• Diet: A diet lacking in essential nutrients plays a major role in the development of osteoporosis. As you’re no doubt aware, calcium is crucial for healthy bones. But you also need 12 other minerals and three vitamins to support your bone health! Learn more about diet and nutrition here.
    • Family History: Having a family member with osteoporosis puts you at greater risk because osteoporosis has a strong genetic component.⁴
    • Body Size: Women and men who have small body frames tend to have a higher risk for osteoporosis.⁵

How Does A Bone Density Scan Work?

A DEXA scan involves lying down— generally fully clothed— on a scanning table. A scanning arm painlessly and non-invasively scans your spine, and then your hips, to determine the quantity of bone you have. The results are calculated in a computer, and you’re told your T-score; one of the results of the bone density test.

If your score is -1.0 or above, your bone density is considered normal. If it’s between -1.0 and -2.5, you have osteopenia. If it’s -2.5 or below,, you have osteoporosis. If you’re diagnosed with osteoporosis, don’t worry!

There are things you can do to reverse your bone loss. In fact, several studies suggest that with a healthy lifestyle and the right combination of nutrients, you can increase your bone density. But prevention is the best medicine, so if you have any concerns about your bone health, it’s in your best interest to get a DEXA scan!

Should I Stop Taking My Calcium Supplement Before a DEXA Scan?

Many people worry about whether they should stop taking calcium before a DEXA scan. That’s because they wonder whether the calcium might overstate their DEXA results. But this fear is largely unfounded…

Undissolved calcium could influence your DEXA scan reading— if you take calcium tablets.⁶ Calcium tablets contain binders that can delay dissolution of the tablets in your gut. However, if you take calcium capsules with powder inside like AlgaeCal Plus, this won’t be an issue.

In fact, AlgaeCal arranged a clinical test to observe the dissolution of AlgaeCal raw powder in stomach acid conditions. The test revealed that 96% of the calcium dissolved within 30 minutes. So, if you take AlgaeCal Plus as your calcium supplement, you never have to worry about DEXA scan overstatement.

Okay, but what if you do take calcium tablets?

Even then, taking your calcium supplement before a DEXA scan will have minimal to no effect on your DEXA results. But there are two groups of people who might want to hold off on their calcium for 24 hours before their scan: Those who have poor digestion and those who have poor calcium absorption.

Either group will have trouble absorbing calcium. And that means any unabsorbed calcium can sit in their digestive tract— and be picked up by the DEXA machine. Now, this unabsorbed calcium in the digestive tract could affect the DEXA reading. But if it did, the effects would be minimal!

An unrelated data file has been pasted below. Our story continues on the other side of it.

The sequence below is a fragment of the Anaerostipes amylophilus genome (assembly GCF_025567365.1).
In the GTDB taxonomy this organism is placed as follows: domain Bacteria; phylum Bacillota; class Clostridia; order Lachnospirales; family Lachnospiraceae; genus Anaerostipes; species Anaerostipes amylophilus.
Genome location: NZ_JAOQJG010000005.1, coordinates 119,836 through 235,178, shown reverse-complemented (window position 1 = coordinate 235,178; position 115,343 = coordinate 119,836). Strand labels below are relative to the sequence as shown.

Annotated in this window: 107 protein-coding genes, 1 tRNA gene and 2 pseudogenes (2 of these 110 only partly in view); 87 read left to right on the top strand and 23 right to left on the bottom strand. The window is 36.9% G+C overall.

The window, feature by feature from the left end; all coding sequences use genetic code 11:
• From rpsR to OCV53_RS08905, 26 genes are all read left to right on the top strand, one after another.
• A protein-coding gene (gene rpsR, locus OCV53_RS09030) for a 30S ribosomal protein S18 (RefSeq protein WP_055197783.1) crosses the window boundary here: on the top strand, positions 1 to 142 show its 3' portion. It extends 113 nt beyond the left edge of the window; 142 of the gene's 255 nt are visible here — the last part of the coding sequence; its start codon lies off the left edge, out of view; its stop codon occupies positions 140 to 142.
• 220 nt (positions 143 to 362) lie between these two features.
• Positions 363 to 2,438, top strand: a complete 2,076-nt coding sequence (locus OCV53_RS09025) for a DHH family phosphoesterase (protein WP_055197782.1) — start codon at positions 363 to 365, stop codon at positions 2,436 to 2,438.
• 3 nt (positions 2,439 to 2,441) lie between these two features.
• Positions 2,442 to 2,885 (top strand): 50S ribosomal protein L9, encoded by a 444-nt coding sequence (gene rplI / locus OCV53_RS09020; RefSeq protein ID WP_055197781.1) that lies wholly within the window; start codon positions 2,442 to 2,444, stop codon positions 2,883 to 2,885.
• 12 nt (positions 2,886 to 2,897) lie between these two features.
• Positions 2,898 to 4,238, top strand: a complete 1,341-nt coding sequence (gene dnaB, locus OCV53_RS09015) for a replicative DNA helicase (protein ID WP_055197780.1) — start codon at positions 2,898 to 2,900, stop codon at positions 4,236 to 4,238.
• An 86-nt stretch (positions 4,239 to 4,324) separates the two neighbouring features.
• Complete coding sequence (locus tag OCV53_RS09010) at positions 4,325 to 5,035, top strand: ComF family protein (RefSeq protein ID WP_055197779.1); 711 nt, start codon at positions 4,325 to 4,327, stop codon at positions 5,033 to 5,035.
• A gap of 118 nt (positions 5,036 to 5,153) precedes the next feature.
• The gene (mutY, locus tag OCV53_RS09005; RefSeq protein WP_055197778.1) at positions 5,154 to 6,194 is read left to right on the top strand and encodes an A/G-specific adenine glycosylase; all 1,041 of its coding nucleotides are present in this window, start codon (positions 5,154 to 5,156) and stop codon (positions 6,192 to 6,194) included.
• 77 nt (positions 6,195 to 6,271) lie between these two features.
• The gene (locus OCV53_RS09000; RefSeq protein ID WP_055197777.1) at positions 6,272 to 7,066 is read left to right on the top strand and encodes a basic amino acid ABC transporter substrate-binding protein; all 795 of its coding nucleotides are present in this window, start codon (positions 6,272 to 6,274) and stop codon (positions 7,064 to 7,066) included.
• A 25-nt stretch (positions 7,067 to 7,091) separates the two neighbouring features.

That said, if you’re in either of these groups, and you’re concerned about DEXA scan overstatement, don’t take supplemental calcium for 24 hours before your scan. Anything longer than 24 hours is unnecessary and could harm your bone health!

Should I Be Concerned About Radiation Exposure?

In short, no! As you can see from the chart below, there’s very little exposure when compared to numerous other types of medical imaging procedures. For perspective, the amount of radiation emitted during a DEXA scan (0.001) is less than you’d be exposed to on a flight from New York to L.A.

If you go back a few decades, the only place to measure your bone health was at a hospital using a full body machine. But to meet the demands of the ever-increasing cases of osteoporosis, more efficient machines to test bone density were invented. Today, thanks to the wonders of technology, DEXA machines can safely, quickly, and painlessly spot a bone density issue on the distant horizon— before a bone fracture alerts you to the problem.

Imaging Procedures and Radiation Doses:⁷

Procedure Average Effective Dose (mSv) Range Reported in the Literature (mSv)

Bone density DEXA


0.00 – 0.035

X-ray, arm or leg


0.0002 – 0.1

X-ray, panoramic dental


0.007 – 0.09

X-ray, chest


0.05 – 0.24

X-ray, abdominal


0.04 – 1.1



0.10 – 0.6

X-ray, lumbar spine


0.5 – 1.8

CT, head


0.9 – 4

CT, cardiac for calcium scoring


1.0 – 12

Nuclear imaging, bone scan



CT, spine


1.5 – 10

CT, pelvis


3.3 – 10

CT, chest


4.0 – 18

CT, abdomen


3.5 – 25

CT, colonoscopy


4.0 – 13.2

CT, angiogram


5.0 – 32

CT, whole body


20 or more

How to Read Your DEXA Scan Results

Even after sitting down with your doctor, you may have follow-up questions or forgotten which numbers meant what! That’s totally normal. And that’s why we’re going to go over your T- and Z-scores (the main numbers shown after your DEXA scan), so you understand exactly what they mean.

Broadly, here’s what your T-scores mean:

  •  -1.0 or above = Your bone density is considered normal
  • Between -1 and -2.5 = Your score is a sign of osteopenia, a condition in which bone density is below normal and may lead to osteoporosis
  • -2.5 or below = Your bone density indicates you have osteoporosis

But let’s dig a little deeper…

What’s My Z-Score and Why Is It Useful?